In addition, inside the tomb there is a statue of Osiris, further proof that it was originally a cenotaph. Ludwig simply smiled and said that “I am not an Egyptologist, but the rediscovery has been good publicity for Egypt.”

When I became director of the Giza Plateau after receiving my doctorate, Ludwig used to come to Egypt with his beautiful wife Carolyn and we would always meet. I remember one day he wrote to me saying that his wife would like to meet the actor Omar Sharif. I talked to Sharif, and he liked the idea. Sharif and I arrived at our appointment, and a few minutes later Ludwig and Carolyn arrived. Sharif smiled and kissed Carolyn’s hand. We sat down and Sharif gave a red flower to Carolyn and said some beautiful words that sounded, when said in Sharif’s voice, like music. I saw that Carolyn had almost fainted.

Ludwig is also a member of the board of the American University in Cairo, and he has made great contributions to the university. He first became a board member after the university had had a difficult time choosing a new president. Ludwig, along with the chairman of the board, was able to bring back the former glory of the university, helping it to choose great presidents in the years that followed.

I also remember another important story that happened after Ludwig had become a member of the American University’s board. One day, he came to see me at my office with the late Mark Linz, one of the people who transformed the AUC Press into the incredible institution that it is today. Linz was a dynamic person and a close friend of Ludwig and of mine.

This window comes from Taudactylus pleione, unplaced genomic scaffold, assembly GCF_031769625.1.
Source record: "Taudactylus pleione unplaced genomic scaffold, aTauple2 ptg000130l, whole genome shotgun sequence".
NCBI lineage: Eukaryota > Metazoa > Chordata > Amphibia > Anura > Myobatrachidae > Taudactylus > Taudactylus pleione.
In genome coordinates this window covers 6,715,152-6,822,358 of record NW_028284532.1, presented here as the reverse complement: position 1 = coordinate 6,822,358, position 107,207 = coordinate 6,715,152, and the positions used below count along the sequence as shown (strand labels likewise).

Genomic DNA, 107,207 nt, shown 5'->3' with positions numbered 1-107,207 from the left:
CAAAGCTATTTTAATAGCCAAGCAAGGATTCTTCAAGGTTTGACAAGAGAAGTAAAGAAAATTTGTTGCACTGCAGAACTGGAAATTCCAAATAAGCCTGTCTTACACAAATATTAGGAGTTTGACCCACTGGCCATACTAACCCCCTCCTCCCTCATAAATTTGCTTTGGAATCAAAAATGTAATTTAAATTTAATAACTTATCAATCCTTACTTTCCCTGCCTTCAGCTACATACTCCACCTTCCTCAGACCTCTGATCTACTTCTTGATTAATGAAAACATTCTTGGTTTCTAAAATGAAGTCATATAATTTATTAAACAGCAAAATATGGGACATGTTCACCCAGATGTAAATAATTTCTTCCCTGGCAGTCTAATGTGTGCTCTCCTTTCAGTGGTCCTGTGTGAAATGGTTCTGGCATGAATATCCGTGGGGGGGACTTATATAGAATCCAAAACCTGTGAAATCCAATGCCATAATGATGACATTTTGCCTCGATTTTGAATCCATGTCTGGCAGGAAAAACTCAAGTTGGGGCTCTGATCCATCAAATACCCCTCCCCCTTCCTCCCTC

Ludwig said that, “we are going to tell you some important news. The AUC board of trustees has decided to give you an honorary degree.” I could not believe it. It was the happiest day of my life. I went to the celebration and gave a short speech to the students who were graduating that year. After my speech, Ludwig came up to me, laughing, and said “you are one of the few people who can make the kids be quiet,” adding that “I liked your advice to the students.”

I had told the students the story of my passion for archaeology and the fact that passion can make even a small job seem very large indeed. Ludwig has helped young students to study Egyptology because he believes that Egypt needs good archaeologists to be able to achieve great things at its ancient sites. He has paved the way for many young Egyptians to study at American universities. He has been happy to do this, for he feels that in doing so he has been able to help Egypt.

Ludwig is also a good friend of Mark Lehner, a great Egyptologist who has contributed a lot to the study of the Great Pyramids and the Giza Plateau. He assisted Lehner a good deal at the beginning of his work at Giza. He helped with the photogrammetric map of the Sphinx that Lehner created and with his excavations in the workmen’s area.

I had found the tombs of the pyramid builders, and Lehner found the workmen’s installations, including the bakery for making bread, the area for sorting salted fish and the living areas. After all these years, we are happy that our book on Giza, Giza and the Pyramids, is going to be published this year by Thames & Hudson in London.

This article is to thank Bruce Ludwig for all his contributions to Egypt and to Egyptian archaeology. The only thing that I can do for him now is to greet him like the ancient Egyptians used to greet their kings. Ludwig is indeed like a king, and therefore I greet him by saying Ankh-Wdja-Seneb, or life, prosperity and health.